HSC Results

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Each year, over 200 Sydney Boys High School students sit the Higher School Certificate (HSC). Since the new HSC commenced on average 75% of students score an ATAR/UAI of 90 or greater, and 18% score 99 or greater. In 2016, 160 students scored an ATAR of 90 or greater and 39 students scored an ATAR of 99 or greater. Students are surveyed for their ATARs at the annual school brunch in the last week term 4 following the release of the ATARs. In the file below, students not in attendance have their ATARs estimated from their actual HSC results, using a reliable estimator program.

ATAR/UAI Breakdown 2001-2016

Each year the Principal, Dr K Jaggar, gives a presentation on the results of the previous year. In 2017 this took place on 13 March.

The slideshow documents for this presentation is provided below:
HSC Results 2016 Presentation

A z-score calculation, which measures the standardised difference between the school's mean results from the state mean, is available for each course. In small candidature courses, the z-score can be very high. In some small courses it may vary significantly from year to year. In larger courses, this analysis shows particularly strong results in 2016 for Design and Technology, Drama, PDHPE and Software Design and Development all with z-scores of greater than 1.3 standard deviations:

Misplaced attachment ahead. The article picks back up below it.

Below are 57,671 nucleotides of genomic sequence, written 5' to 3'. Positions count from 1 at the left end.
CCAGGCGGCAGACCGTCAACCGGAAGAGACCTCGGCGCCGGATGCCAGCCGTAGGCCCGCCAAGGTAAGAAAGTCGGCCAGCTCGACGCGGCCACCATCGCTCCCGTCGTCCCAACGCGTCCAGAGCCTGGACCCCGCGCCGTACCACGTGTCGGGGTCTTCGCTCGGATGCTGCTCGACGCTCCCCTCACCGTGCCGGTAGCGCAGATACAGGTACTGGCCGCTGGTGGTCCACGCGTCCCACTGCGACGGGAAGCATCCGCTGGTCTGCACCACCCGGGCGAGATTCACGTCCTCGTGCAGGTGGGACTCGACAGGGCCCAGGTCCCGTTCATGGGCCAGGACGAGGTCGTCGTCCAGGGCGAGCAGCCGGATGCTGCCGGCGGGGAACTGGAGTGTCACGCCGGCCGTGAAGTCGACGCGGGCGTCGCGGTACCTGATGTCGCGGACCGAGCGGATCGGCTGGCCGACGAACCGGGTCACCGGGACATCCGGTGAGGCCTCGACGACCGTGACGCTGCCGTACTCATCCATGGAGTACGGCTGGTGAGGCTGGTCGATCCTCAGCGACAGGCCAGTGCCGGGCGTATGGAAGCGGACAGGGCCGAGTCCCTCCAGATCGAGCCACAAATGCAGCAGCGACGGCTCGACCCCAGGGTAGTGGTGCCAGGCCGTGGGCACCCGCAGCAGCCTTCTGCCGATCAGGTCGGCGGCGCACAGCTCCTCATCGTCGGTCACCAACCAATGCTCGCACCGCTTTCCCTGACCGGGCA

Z-Score Course Rank 2016

Another form of analysis is Challenge and Value. This shows for each course the number of candidates in the state in the top 1% of each course and the lowest HSC score per unit required to be included. It also compares the HSC scores and the ATAR calculated scores at the 90th and 75th percentiles for those courses. The performance in each course can then be compared as the average student’s ATAR score in each course against to the school standard score of 36.7 per unit:

Course Challenge and Value 2015

Overall, the school's strength continues to be Mathematics. In 2016, Students achieved, on average, a score 12.81 marks above the state average in Mathematics, 10.23 marks above the state in Mathematics Extension 1 and 6.67 marks above the state in Mathematics Extension 2. The school is similarly strong in sciences, social sciences, history and industrial arts/technology. The school's English results have shown marked improvement over recent years with English Advanced results now over 5 marks above the state mean.

Subject HSC Results by Area (State vs School) 2001-2016
Subject ATAR/UAI Results by Area (State vs School) 2001-2016

From the introduction of the "New HSC" in 2001, the number of "Band 6" results - scores of over 90 in a subject, also known as the "Distinguished Achievers List" - increased steadily before levelling off in the past few years. This has been reflected in the school with an increase of in excess of 80% in the number of band 6 scores since the introduction of the New HSC, but which then plateaued in line with the state results. However, in 2016, band 6 scores increased to a new record statewide. The school achieved a result above its long-term average.

Growth of Band 6 Results 2001-2016